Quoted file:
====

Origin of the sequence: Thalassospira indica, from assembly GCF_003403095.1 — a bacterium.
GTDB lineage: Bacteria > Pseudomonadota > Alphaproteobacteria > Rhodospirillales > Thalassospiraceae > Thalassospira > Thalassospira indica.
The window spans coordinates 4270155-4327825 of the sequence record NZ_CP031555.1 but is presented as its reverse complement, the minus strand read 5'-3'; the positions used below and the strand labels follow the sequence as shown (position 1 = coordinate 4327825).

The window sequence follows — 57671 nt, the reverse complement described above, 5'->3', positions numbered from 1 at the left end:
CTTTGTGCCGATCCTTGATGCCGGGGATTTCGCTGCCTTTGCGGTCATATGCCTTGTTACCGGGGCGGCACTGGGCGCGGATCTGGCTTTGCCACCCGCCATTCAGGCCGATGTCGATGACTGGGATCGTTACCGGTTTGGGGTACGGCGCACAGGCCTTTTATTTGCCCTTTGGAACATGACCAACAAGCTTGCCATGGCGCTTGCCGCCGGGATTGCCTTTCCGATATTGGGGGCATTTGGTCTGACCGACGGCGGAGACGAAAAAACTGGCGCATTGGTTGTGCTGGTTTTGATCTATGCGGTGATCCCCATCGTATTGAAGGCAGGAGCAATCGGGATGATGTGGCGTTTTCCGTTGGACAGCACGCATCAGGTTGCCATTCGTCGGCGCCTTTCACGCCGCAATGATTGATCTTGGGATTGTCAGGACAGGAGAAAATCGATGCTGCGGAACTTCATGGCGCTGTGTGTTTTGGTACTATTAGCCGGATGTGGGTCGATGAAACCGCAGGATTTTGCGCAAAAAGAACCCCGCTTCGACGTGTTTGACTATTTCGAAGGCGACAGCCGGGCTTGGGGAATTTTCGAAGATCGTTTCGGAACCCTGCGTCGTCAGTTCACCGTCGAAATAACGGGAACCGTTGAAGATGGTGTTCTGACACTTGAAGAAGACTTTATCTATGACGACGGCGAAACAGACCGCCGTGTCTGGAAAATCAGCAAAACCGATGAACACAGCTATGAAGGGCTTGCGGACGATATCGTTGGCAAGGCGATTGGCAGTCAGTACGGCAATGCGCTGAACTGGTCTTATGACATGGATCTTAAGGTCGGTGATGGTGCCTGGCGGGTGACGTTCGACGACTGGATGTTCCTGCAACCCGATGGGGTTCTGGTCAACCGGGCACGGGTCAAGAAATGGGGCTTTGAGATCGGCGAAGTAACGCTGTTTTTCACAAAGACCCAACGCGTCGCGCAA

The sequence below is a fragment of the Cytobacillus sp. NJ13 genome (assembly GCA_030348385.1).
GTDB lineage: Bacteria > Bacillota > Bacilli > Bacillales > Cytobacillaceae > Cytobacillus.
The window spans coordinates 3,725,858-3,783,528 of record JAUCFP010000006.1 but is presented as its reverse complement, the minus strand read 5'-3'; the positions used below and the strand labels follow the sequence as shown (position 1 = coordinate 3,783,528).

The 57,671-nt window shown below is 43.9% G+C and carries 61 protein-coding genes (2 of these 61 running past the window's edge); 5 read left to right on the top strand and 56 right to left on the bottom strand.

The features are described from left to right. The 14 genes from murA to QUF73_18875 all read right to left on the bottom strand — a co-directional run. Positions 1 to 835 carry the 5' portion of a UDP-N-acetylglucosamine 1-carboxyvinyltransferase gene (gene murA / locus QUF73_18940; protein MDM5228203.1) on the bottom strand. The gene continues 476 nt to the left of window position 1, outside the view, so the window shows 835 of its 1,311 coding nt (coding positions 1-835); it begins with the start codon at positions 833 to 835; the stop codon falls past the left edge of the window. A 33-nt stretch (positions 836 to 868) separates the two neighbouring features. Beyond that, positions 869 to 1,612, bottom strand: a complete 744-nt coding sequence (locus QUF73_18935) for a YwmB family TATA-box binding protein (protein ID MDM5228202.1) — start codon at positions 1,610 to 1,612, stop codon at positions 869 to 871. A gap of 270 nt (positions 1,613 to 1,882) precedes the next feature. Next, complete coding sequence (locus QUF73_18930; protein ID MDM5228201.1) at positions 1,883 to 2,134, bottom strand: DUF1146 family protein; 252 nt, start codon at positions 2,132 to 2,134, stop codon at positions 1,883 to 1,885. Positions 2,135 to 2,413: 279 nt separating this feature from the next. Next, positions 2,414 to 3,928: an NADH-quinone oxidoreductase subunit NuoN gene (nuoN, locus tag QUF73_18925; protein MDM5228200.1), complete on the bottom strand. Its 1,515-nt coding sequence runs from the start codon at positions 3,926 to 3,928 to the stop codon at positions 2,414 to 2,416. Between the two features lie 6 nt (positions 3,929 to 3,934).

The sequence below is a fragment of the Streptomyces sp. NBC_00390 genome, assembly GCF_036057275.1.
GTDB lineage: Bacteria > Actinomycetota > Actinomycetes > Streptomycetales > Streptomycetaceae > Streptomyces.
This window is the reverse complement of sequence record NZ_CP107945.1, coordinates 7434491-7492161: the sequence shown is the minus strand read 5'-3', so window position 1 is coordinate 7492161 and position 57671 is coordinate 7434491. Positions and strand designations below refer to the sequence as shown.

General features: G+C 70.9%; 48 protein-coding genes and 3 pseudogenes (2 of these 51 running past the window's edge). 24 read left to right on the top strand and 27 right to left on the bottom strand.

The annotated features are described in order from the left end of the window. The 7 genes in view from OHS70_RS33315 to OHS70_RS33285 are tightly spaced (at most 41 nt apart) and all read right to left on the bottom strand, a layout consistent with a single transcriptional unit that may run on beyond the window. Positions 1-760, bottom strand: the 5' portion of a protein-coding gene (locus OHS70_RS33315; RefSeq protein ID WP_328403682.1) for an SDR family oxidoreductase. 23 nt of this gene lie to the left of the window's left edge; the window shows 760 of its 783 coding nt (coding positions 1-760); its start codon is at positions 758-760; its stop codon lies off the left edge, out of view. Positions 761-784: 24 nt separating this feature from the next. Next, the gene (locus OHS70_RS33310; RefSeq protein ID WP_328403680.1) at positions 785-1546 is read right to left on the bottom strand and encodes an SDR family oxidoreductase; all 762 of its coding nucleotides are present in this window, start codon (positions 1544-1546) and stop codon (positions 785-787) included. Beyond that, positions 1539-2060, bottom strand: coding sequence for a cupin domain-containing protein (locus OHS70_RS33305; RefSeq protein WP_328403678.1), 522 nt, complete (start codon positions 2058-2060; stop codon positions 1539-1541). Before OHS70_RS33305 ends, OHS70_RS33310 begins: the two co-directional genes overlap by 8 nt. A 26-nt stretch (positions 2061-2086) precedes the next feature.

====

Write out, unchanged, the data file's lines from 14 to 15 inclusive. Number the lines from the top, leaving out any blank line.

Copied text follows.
General features: G+C 70.9%; 48 protein-coding genes and 3 pseudogenes (2 of these 51 running past the window's edge). 24 read left to right on the top strand and 27 right to left on the bottom strand.

The annotated features are described in order from the left end of the window. The 7 genes in view from OHS70_RS33315 to OHS70_RS33285 are tightly spaced (at most 41 nt apart) and all read right to left on the bottom strand, a layout consistent with a single transcriptional unit that may run on beyond the window. Positions 1-760, bottom strand: the 5' portion of a protein-coding gene (locus OHS70_RS33315; RefSeq protein ID WP_328403682.1) for an SDR family oxidoreductase. 23 nt of this gene lie to the left of the window's left edge; the window shows 760 of its 783 coding nt (coding positions 1-760); its start codon is at positions 758-760; its stop codon lies off the left edge, out of view. Positions 761-784: 24 nt separating this feature from the next. Next, the gene (locus OHS70_RS33310; RefSeq protein ID WP_328403680.1) at positions 785-1546 is read right to left on the bottom strand and encodes an SDR family oxidoreductase; all 762 of its coding nucleotides are present in this window, start codon (positions 1544-1546) and stop codon (positions 785-787) included. Beyond that, positions 1539-2060, bottom strand: coding sequence for a cupin domain-containing protein (locus OHS70_RS33305; RefSeq protein WP_328403678.1), 522 nt, complete (start codon positions 2058-2060; stop codon positions 1539-1541). Before OHS70_RS33305 ends, OHS70_RS33310 begins: the two co-directional genes overlap by 8 nt. A 26-nt stretch (positions 2061-2086) precedes the next feature.